We had no idea that the critically endangered dryas monkey, existed in the TL2 watersheds until, in 2014, Henri saw a hunter’s kill hung for sale near our Bafundo camp, in the Balanga village of Bafundo. He knew the monkey was different from any he had seen before. John suspected it was the dryas monkey, though 400 km from the only place where it was known to exist. A couple hunters gave it the name, Inoko, but most local hunters did not even recognize it.
An exchange of photos over the internet confirmed that it was indeed dryas monkey, without any obvious physical difference from the Wamba-Kokolopori monkeys. But why didn’t the Balanga hunters know about it? Was it so very rare, or was it just very secretive? The TL2 team based at Bafundo started a search with an eventual second sighting farther west, inside the park. Maybe it is fairly widespread, but extremely elusive? We found it well below the canopy. Is it a ground monkey? Or a canopy monkey that comes low to forage? What is its favored habitat? What does it eat?
Daniel Aliempijevic, a graduate student at Florida Atlantic University, came over to investigate. If he could collect Inoko feces, he and his professor, Kate Detwiler, could do genetic studies. Her work had earlier contributed to the discovery of TL2’s new primate species, Lesula, Cercopithecus lomamiensis.
Daniel set out to discover where Inoko was and how to find it. His team was composed mainly of local Balanga: the hunter who had bagged the original Inoko, Reddy; the deputy to the chief of Bafundo, Denni; and two Balanga that were already with our TL2 project, JP and Marten. He also worked with out TL2 leader, Pablo, from an adjacent province, who is university educated and has a good deal of experience working with camera traps from the Lesula work.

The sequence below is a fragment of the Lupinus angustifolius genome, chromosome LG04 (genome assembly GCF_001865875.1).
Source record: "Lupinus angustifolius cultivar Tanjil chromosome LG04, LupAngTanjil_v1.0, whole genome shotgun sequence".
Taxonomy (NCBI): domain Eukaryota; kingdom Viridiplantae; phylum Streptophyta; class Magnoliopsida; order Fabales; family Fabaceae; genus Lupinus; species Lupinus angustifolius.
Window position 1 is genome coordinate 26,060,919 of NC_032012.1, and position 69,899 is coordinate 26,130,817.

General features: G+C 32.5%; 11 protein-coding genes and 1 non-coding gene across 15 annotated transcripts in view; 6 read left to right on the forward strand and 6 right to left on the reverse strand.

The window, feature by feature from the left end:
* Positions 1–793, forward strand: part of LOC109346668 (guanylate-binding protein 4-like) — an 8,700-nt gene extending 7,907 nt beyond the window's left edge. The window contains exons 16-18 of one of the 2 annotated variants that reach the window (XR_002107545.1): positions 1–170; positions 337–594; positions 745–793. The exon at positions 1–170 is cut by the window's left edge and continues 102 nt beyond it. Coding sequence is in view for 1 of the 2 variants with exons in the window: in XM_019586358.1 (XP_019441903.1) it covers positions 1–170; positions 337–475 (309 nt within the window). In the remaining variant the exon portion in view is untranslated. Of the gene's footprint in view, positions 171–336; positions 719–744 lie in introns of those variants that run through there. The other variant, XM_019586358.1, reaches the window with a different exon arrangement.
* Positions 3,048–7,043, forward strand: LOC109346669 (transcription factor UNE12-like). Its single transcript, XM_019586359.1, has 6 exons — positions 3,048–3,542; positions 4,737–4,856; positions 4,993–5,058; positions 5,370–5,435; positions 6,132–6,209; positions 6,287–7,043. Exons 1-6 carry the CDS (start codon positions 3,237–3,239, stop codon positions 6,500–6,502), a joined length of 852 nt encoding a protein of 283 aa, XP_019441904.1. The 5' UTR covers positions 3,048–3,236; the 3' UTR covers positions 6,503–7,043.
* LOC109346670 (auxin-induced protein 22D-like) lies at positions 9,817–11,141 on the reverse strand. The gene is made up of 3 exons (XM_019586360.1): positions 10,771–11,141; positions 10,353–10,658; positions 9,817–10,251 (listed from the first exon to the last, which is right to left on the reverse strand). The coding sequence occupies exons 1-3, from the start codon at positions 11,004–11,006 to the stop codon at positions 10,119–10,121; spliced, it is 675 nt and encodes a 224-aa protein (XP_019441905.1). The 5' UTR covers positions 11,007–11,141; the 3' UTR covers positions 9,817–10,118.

The first site Daniel chose was just four km from the village of Bafundo. This was the dense area of vegetation where Reddy had previously caught Inoko. Daniel wanted to set camera traps at three levels: the ground, the understory with a good density of lianas, and the high canopy where horizontal branches let animals cross from one tree to another.
Unlike the Botanical work where we brought in Mbuti climbers, Daniel was the most experienced climber on his team, although, unlike the Mbuti, he used climbing gear. He, himself, set the cameras high in the canopy, but the others helped to set them in the understory and close to the ground.
There were surprises:
We were amazed that so near to hunters’ villages there would still be the diversity of game at ground level, including some large mammals.
We had only guessed at the diversity of animals in the canopy. His cameras showed that treetops were not just for monkeys by a long shot.
But the crowning achievement for Daniel (and for us) was the understory videos he captured of Inoko. All Bafundo videos of Inoko were in liana layers of the understory. They were never captured high and never on the ground.
Daniel has now moved the cameras away from the village and into the park itself. Again working in step-wise settings, moving up a tree, with one camera at ground level, one in the understory and one in the canopy. Each rigged tree is a column for observation. There will be many more surprises and, hopefully, lots more information about Inoko.
Daniel was able to do this work with the TL2Project through Dr.Kate Detwiler’s lab, the FAU Primate Evolution and Conservation Lab. We are all looking forward to the second phase of work and thank:
Primate Conservation, Inc.
Mohammed Bin Zayed Species Conservation Fund
Margot Marsh Biodiversity Foundation
FAU Technology Fee Grant
International Primate Society Conservation Grant
Support Primate Conservation in Central Africa
For TL2/Lukuru funders see the side bar.